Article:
# Unit 7 Adding and Subtracting Within 1,000 (Family Materials)

In this unit, students use place value understanding, the relationship between addition and subtraction, and properties of operations to add and subtract within 1,000.

Near the end of the unit, ask your student to do the following problems:

Questions that may be helpful as they work:

Do you need to compose (put together) or decompose (take apart) any tens or hundreds?

Can you show your thinking with a diagram?

Is there another way to solve this problem?

## Section A Add and Subtract Within 1,000 Without Composition or Decomposition

In this section, students add and subtract within 1,000 using strategies where they do not make or break apart a ten or a hundred. The number line diagram is used to help students recognize that when numbers are relatively close, they can count on or count back to calculate the difference.

For example, students notice that

Students then engage in problems that encourage them to use the relationship between addition and subtraction to reason about sums and differences. They analyze and connect methods that use number lines, base-ten diagrams, and equations. They calculate sums and differences using methods that make sense to them.

## Section B Add Within 1,000 using Place Value Strategies

This section introduces the idea that when adding three-digit numbers, it is sometimes necessary to compose (make) a hundred from 10 tens. Students begin the section with sums that allow them to decide when to make a new ten (for example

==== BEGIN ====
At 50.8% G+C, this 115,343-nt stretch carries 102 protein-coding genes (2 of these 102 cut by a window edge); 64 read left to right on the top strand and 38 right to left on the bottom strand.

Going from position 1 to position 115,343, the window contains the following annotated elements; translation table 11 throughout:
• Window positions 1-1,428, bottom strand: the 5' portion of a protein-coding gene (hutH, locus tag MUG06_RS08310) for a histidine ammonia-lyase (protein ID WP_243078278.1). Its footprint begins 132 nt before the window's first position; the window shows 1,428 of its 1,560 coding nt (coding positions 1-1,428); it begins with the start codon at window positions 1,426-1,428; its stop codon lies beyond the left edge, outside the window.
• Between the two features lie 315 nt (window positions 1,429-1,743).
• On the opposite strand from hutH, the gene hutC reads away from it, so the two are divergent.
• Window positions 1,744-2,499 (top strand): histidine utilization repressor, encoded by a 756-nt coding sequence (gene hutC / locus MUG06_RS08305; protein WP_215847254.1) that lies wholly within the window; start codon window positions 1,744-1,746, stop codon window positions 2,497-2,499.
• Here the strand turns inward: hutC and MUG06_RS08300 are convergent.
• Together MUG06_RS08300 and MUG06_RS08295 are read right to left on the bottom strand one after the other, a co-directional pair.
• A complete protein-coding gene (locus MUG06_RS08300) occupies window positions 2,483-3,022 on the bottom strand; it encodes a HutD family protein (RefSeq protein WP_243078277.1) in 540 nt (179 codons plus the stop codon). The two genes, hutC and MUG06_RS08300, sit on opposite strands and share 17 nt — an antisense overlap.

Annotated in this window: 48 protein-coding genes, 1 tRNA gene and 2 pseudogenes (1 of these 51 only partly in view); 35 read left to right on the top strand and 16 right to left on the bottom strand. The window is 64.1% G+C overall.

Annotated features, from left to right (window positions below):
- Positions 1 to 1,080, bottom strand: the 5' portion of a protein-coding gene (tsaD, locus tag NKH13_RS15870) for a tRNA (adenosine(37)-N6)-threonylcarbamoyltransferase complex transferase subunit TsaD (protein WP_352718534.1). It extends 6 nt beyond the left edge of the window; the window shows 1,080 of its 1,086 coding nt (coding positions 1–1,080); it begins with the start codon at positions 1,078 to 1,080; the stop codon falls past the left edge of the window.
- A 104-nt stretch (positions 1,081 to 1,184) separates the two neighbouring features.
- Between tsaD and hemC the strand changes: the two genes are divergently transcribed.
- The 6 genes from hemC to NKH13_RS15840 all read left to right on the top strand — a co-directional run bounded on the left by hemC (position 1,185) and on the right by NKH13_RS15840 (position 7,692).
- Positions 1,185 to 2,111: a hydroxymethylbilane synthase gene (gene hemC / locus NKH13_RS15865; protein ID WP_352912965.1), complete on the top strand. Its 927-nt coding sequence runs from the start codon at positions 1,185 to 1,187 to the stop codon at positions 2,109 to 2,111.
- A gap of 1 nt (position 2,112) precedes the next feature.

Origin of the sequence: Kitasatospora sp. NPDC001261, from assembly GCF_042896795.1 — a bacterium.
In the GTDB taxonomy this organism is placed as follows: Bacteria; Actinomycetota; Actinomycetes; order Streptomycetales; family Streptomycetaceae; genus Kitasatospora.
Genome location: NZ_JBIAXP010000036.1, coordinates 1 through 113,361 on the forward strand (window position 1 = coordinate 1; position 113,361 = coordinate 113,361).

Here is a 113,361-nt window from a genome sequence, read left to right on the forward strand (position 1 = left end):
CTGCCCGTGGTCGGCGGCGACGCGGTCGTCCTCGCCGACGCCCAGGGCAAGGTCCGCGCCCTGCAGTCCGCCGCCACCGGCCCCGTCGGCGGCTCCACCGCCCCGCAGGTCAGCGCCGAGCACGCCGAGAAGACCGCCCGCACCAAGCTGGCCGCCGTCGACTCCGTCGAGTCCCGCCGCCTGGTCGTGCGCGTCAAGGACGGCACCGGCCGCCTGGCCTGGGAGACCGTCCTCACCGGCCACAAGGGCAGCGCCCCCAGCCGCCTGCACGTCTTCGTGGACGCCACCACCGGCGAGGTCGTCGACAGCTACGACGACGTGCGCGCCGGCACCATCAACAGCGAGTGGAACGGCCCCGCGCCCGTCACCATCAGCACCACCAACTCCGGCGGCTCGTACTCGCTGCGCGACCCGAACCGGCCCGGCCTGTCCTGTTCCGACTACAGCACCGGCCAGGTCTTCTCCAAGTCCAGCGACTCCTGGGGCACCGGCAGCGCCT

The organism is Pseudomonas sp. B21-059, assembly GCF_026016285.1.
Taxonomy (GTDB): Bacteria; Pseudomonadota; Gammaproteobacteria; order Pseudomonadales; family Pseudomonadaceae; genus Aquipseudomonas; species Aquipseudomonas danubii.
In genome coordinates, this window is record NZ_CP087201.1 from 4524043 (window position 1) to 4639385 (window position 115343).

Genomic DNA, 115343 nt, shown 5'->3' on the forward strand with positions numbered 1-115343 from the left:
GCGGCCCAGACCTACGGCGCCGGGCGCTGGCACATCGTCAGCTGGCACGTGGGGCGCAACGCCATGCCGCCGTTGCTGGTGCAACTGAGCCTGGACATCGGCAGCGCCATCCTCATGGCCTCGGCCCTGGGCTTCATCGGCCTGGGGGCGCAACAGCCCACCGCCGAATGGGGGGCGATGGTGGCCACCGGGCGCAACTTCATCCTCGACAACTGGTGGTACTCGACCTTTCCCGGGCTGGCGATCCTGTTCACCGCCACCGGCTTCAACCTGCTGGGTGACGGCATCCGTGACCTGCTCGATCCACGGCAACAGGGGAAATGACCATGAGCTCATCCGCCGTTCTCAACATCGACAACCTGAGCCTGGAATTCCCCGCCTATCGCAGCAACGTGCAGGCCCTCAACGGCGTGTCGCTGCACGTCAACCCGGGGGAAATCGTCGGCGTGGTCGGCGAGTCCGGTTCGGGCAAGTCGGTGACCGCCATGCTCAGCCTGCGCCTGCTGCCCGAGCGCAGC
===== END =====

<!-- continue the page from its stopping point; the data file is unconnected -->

*Priya and Lin were asked to find the value of .What do you notice about their work?*

*Priya’s Work*

*Lin’s Work*

3 hundreds

11 tens

15 ones

## Section C Subtract Within 1,000 using Place Value Strategies

Similar to their work in the previous section, students subtract numbers within 1,000 using place value strategies that involve decomposing (taking apart) a ten, a hundred, or both. As they subtract by place, hundreds from hundreds, tens from tens, and ones from ones, they experience exchanging a ten for 10 ones or a hundred for 10 tens when needed.

For example, this is a helpful way to represent 244 if you need to subtract a number with more than 4 ones:

Throughout the section, students compare the steps they use when they decompose and the different ways they can represent and record the units they decompose.